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IRDAI’s new circular retains higher surrender values, benefiting policyholders but challenging insurers


The Insurance Regulatory and Development Authority of India (IRDAI) has issued a new master circular on life insurance product regulations, retaining the provisions for higher special surrender values (SSV). This move ensures higher premature exit payouts for policyholders but poses challenges for life insurers.

On June 12, IRDAI upheld the higher SSV provisions for endowment policies, despite concerns from insurers. This decision means that policyholders who exit their policies prematurely due to mis-selling or an inability to pay premiums will receive higher payouts compared to the current scenario. Previously, policyholders lost the entire premium if they exited after the first year, but now they will get a portion of their premiums back.

An actuary from a private life insurance company noted that the increase in surrender values is substantial in the early policy years, benefiting many policyholders who surrender their policies early. Although the increase in surrender values will be lower in the later years, it will still be higher than before.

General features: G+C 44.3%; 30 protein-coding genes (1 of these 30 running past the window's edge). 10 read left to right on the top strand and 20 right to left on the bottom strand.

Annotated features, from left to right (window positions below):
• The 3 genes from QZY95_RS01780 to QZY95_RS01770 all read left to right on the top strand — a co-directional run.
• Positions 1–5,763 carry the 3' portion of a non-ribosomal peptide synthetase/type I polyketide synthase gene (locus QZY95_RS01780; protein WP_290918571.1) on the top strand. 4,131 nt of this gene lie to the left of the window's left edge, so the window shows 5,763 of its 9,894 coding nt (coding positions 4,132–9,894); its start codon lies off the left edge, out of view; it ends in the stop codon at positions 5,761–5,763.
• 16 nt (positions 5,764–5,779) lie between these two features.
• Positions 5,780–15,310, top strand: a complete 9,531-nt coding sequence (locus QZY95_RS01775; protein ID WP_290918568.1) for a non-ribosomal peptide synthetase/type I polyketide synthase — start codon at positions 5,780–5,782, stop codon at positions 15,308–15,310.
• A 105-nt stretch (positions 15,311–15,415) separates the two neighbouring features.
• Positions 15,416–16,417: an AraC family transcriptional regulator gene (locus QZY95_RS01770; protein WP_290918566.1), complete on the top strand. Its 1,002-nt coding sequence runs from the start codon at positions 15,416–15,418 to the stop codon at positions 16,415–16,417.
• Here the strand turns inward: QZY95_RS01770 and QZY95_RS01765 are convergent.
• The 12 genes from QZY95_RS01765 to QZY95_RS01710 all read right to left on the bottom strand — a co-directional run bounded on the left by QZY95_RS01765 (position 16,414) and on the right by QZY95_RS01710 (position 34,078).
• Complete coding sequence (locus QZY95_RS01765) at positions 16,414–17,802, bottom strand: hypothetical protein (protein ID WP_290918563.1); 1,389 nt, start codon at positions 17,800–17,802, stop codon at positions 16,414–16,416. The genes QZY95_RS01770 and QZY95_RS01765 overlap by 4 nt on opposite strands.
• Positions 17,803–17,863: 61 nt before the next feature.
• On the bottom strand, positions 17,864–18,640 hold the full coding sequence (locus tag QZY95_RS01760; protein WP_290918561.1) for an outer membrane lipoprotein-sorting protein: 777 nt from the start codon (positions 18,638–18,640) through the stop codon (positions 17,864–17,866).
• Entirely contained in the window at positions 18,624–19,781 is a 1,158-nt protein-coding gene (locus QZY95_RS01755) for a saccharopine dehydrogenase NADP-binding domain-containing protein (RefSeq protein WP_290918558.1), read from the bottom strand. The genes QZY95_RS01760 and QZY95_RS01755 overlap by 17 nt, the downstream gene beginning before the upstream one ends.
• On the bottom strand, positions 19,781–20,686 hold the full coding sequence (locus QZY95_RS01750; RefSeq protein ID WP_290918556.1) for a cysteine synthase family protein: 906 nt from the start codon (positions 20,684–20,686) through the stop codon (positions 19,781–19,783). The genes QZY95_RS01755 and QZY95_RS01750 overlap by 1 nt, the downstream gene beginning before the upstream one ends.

IRDAI stated that the SSV should at least equal the present value of the paid-up sum assured and future benefits, using a formula: (number of premiums paid X sum assured) / total number of premiums payable. In the draft circular issued last month, insurers were required to use the 10-year G-sec yield for discounting purposes. The final circular allows a maximum spread of 50 basis points over the 10-year G-sec yield for discounting, which reduces the surrender value by approximately 4-5% compared to the draft proposals.

Life insurers had opposed the higher SSVs, arguing that these products are designed for long-term goals, not liquidity. The CEO of a large private life insurance company highlighted the industry’s concerns, stating that reserving will need to increase and more capital will be required. The industry had proposed a complete refund of premiums in cases of mis-selling instead of higher surrender values, due to the difficulty in recouping commissions paid in the initial years.

Overall, while the new regulations by IRDAI are set to benefit policyholders with higher premature exit payouts, they also present significant challenges for life insurers in terms of increased reserving and capital requirements.

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